Memorandum and articles of association are required documents for all limited UK companies, and contain information about the business from share allocation to day-to-day responsibilities.
In the year 2020 and moving forward, many businesses have taken up the practice of remote working for all of their staff and employees. As a style of working that allows many to work around the current climate of restrictions and regulations, whilst maintaining productivity, it’s easy to see why remote working has become so popular. However, an aspect of remote working that companies may not have considered, are some of the risks; and the importance of encouraging safe online practices for staff in the “remote workplace”, including with topics such as GDPR.
In this blog, we will explore what some of the main risks are of remote working concerning data safety, what kinds of policies a company can instate to encourage the protection of data online, and how UK Postbox might be able to help.
What is GDPR?
The General Data Protection Regulation, commonly known as GDPR, is a set of regulations brought into practice in the year 2016 concerning the protection of data. They serve as a legal framework for any businesses or companies that operate within the EU (European Union), or interact with any European visitors, and set guidelines for the processing of personal data from these people. This means that these regulations apply regardless of where the companies are based, even if they don’t specifically operate in EU markets, and to EU residents. GDPR can come into play for many businesses that are now working remotely, as even more data and personal information is being collected and processed online than would typically be.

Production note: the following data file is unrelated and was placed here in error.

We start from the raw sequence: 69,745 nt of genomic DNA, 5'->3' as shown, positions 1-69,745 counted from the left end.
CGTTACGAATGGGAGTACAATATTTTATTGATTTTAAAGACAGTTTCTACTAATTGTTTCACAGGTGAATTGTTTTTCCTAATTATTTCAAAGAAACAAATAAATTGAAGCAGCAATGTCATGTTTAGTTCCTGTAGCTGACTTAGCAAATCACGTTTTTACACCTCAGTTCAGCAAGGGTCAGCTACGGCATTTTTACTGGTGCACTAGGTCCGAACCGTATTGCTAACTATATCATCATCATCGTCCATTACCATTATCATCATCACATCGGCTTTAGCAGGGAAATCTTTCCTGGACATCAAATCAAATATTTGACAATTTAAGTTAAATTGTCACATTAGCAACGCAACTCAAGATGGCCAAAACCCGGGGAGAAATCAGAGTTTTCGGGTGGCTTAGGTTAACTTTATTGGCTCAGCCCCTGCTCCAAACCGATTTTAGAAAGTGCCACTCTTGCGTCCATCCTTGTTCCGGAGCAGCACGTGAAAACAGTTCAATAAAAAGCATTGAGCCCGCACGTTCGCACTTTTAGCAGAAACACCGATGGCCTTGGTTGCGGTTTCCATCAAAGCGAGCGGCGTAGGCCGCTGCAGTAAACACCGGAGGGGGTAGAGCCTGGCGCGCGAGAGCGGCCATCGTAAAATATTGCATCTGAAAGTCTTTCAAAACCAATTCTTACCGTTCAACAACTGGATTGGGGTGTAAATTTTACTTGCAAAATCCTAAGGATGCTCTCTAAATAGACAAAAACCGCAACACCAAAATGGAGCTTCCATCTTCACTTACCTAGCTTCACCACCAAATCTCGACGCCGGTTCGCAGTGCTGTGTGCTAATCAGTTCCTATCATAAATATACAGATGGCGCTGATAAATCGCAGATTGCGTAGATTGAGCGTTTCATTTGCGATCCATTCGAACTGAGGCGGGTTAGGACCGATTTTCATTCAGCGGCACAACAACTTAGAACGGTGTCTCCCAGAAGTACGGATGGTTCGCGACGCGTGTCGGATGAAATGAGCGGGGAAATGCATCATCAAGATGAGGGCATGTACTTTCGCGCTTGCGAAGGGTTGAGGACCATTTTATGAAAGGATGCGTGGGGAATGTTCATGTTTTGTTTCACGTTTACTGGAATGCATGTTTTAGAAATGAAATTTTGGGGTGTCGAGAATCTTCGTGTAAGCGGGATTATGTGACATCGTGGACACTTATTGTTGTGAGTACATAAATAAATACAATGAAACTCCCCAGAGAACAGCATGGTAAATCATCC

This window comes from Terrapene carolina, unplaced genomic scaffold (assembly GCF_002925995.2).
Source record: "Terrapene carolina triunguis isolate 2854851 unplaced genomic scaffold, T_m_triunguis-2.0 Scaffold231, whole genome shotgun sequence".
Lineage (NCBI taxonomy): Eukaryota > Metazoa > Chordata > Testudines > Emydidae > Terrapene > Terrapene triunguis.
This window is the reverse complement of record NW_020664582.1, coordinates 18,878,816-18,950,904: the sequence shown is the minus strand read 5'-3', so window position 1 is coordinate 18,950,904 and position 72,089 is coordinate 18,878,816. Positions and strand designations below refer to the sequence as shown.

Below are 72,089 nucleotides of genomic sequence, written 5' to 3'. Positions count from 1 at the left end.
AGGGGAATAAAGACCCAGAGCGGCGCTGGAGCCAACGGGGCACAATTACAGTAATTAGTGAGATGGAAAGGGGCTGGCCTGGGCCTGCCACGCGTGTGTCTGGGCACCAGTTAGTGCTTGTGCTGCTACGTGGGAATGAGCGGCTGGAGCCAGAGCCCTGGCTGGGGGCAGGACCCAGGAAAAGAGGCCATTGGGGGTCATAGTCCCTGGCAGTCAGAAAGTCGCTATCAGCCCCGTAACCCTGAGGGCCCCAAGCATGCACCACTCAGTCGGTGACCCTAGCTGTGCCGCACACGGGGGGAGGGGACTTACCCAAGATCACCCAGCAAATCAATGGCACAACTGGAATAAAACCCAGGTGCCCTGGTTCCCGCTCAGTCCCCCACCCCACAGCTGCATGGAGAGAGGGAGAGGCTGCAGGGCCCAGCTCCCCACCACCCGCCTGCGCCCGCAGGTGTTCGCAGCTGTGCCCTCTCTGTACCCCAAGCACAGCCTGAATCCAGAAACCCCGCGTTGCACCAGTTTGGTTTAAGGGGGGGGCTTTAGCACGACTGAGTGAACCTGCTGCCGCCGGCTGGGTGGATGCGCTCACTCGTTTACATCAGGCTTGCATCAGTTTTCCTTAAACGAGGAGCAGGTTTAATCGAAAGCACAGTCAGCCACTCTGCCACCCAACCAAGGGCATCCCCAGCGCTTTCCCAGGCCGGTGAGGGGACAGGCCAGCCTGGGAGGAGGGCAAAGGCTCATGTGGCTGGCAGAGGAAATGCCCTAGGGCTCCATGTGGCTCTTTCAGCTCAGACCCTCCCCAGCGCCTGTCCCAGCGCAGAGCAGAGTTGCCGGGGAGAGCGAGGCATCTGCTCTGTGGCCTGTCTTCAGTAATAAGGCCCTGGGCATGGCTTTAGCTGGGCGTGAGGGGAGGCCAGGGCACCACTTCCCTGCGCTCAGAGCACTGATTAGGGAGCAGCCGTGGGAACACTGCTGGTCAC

Common Remote Working Risks
As just alluded to, the practice of remote working brings with it some significant risks with regards to personal data and information, including the following:
Insecure Networks & Connections
When employees begin working remotely, they will have the basic requirements of needing access to all of their work data and information. However, since many will be used to simply be able to access their work quickly and more locally in the office, there can be a risk associated with accessing sensitive information at home, over potentially insecure networks and connections. And if remote working has created new ways of accessing information over the internet for employees, then the data is naturally at greater risk; due to the processes being new for the employees and harder to manage.
With remote working also comes brand new processes and standard practices for how employees may need to handle and save important company information. While it seems obvious, if an employee doesn’t quite have a handle on these new processes, they may find themselves saving vital information in the wrong areas, leaving themselves open to malicious data breaches.
Your business or company might also be one that is employing a BYOD (Bring Your Own Device) policy as part of your remote working policy. A BYOD policy allows employees and staff to use their own, personal devices (such as laptops) to work from, rather than a company-issued device. Whilst a BYOD policy can have several potential benefits; they also bring with them several potential data risks. Personal devices of staff may be used by multiple people not affiliated with the business, such as family members, meaning that business data might be unknowingly available to many. Some personal devices may also not be equipped with the best software to protect themselves from malicious viruses and hackers, which is a significant data risk in itself.
Your GDPR Remote Working Policy
You might be wondering what you as a business can do to help protect your company’s information from being put at risk whilst a remote working solution is in place, especially with regards to GDPR. Below we have outlined a GDPR remote working policy which you can use to inform some of your data protection decisions for your own business.